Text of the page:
Duke Energy Florida might not do so well in the future, but the company ranked in the top third for energy efficiency among utilities in a recent study.
In a report this week by Ceres, a nonprofit organization that provides statistics about energy efficiency and renewable energy, Duke's Florida operation placed 22nd out of 65 subsidiaries of the nation's largest power companies.
Duke Energy Florida ranked second among Duke's properties for total energy-efficiency savings as a percentage of annual retail sales.
Tampa Electric was not included in the report.
Florida Power & Light ranked just behind Duke at 23 in this category in the report.
Ceres said its report is a first look at how the nation's largest utilities compare with one another when it comes to saving energy. The organization based its report on 2012 data, the latest information available for the all of the various utilities studied.
The report follows three days of hearings this week before the state Public Service Commission, which is conducting its review of Florida's energy-efficiency and conservation policies, a process regulators undertake every five years.
Florida utilities propose to gut their efficiency and conservation goals by a collective 93 percent. They say they can produce electricity at a lower cost than saving it, which will benefit ratepayers.
"Costs (of producing power) have declined significantly," Stephen Sim, a senior manager for FPL, told state regulators this week. "Our analysis shows that (efficiency) does not come in at half the cost of power plants."
Critics say the utilities simply want to build more powerful plants because they make money from producing electricity, not saving it. And Duke, in particular, they say, has wasted billions of customers' money on failed power plant projects.
"Just imagine what the ratepayers on the west coast of Florida could have done with the $3 billion they spent on the broken Crystal River nuclear power plant or the jettisoned Levy County plant?" U.S. Rep. Kathy Castor wrote in a letter to PSC Chairman Art Graham on Thursday. "With $3 billion, we could have provided energy-efficient appliances, air-conditioning systems, weatherized homes, insulation, smart meters to many Floridians and businesses — and create thousands of jobs doing so."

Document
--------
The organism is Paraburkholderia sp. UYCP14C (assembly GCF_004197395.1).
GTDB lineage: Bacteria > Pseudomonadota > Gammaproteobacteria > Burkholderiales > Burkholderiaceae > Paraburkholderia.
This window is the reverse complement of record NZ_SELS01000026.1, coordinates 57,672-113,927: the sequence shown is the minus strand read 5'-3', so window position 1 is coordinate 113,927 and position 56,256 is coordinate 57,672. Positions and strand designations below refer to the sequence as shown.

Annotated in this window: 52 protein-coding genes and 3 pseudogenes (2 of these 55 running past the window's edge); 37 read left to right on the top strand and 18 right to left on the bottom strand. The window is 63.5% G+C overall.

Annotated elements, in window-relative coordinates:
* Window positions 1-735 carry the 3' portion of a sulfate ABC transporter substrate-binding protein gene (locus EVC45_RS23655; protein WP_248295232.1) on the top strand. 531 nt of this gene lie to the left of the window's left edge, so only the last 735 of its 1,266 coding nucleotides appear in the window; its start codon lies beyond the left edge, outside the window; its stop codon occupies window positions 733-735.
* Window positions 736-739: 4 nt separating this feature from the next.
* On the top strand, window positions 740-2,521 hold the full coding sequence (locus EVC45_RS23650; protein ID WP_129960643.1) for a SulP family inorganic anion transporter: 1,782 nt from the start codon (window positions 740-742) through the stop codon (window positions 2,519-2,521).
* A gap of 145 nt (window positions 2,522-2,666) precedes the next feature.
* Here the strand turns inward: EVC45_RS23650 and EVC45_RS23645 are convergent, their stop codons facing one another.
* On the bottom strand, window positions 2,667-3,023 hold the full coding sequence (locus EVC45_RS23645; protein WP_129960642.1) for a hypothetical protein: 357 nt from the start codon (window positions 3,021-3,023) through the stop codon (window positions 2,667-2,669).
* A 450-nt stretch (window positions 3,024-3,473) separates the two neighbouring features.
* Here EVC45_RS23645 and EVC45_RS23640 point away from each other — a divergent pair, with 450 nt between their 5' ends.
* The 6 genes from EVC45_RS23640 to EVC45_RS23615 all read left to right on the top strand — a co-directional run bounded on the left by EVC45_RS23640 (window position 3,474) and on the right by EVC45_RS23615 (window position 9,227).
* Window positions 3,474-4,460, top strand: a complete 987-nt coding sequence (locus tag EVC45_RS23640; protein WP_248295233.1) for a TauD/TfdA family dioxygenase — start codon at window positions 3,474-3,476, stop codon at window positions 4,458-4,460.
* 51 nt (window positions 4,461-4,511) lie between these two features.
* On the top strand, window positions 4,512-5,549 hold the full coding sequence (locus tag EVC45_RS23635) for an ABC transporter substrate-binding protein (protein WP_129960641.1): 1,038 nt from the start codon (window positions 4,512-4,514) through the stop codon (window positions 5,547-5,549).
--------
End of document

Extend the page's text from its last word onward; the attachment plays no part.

Steven Nadel, executive director of the American Council for an Energy Efficient Economy, testified before Castor's House Energy and Commerce Committee on Thursday, disputing utility claims that efficiency costs more than building plants.
"Energy efficiency is generally our least expensive energy resource, meaning that it often costs less to save a unit of energy than it costs to produce that same unit of energy," Nadel said. "As a result, large, cost-effective savings are available in all 50 states."
Dan Bakal, director of electric power for Ceres, said his organization has found that success of energy-efficiency programs has relied on regulators maintaining policies that require or encourage utilities to save power.
"State policy is kind of the driver," Bakal said. "There's a strong correlation between states with strong policies and utilities saving energy."
Contact Ivan Penn at email@example.com or (727) 892-2332. Follow @Consumers_Edge.